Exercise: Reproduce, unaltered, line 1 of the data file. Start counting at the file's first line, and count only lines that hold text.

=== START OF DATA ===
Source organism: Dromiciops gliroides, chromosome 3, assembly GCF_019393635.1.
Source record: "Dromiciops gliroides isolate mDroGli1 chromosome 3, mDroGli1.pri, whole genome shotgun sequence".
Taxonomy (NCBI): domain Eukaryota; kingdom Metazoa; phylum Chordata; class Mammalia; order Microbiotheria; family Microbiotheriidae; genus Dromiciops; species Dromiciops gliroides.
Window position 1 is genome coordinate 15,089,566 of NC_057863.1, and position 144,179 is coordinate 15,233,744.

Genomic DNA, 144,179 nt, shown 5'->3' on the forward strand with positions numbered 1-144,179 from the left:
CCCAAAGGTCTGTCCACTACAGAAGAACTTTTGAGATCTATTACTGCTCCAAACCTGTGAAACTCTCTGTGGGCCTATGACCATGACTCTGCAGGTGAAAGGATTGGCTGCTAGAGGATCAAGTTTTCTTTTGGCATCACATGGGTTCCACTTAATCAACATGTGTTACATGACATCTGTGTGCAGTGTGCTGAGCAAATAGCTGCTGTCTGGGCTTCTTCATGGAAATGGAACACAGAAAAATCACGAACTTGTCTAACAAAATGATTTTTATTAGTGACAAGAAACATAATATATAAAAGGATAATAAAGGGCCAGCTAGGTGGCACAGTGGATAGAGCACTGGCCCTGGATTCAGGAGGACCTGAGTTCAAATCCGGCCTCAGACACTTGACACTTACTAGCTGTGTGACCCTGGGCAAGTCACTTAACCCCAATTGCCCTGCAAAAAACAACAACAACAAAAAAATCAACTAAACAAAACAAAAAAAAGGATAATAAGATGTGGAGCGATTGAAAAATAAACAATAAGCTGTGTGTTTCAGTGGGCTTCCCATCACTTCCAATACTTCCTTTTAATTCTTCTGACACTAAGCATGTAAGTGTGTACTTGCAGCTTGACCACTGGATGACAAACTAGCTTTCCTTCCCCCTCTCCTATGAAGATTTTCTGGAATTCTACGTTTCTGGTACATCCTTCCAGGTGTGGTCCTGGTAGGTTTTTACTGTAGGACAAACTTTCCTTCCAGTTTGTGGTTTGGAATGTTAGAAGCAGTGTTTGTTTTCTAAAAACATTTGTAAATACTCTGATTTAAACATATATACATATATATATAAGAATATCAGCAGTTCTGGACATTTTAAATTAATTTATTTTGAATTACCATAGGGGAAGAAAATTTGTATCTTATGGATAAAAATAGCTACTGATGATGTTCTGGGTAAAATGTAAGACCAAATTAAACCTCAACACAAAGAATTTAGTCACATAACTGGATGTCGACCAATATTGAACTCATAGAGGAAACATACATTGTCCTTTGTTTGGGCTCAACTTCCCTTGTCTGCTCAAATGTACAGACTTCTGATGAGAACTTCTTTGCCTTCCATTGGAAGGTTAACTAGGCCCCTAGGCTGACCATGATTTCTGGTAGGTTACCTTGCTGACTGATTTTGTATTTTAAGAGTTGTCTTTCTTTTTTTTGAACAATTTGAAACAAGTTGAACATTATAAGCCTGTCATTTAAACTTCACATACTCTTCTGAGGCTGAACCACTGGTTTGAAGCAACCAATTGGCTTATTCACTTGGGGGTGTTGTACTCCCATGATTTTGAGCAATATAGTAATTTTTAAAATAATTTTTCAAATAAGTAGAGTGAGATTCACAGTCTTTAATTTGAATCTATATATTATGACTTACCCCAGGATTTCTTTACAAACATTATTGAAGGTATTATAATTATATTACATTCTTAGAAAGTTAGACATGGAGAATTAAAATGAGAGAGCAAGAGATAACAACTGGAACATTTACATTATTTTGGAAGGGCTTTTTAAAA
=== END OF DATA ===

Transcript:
Source organism: Dromiciops gliroides, chromosome 3, assembly GCF_019393635.1.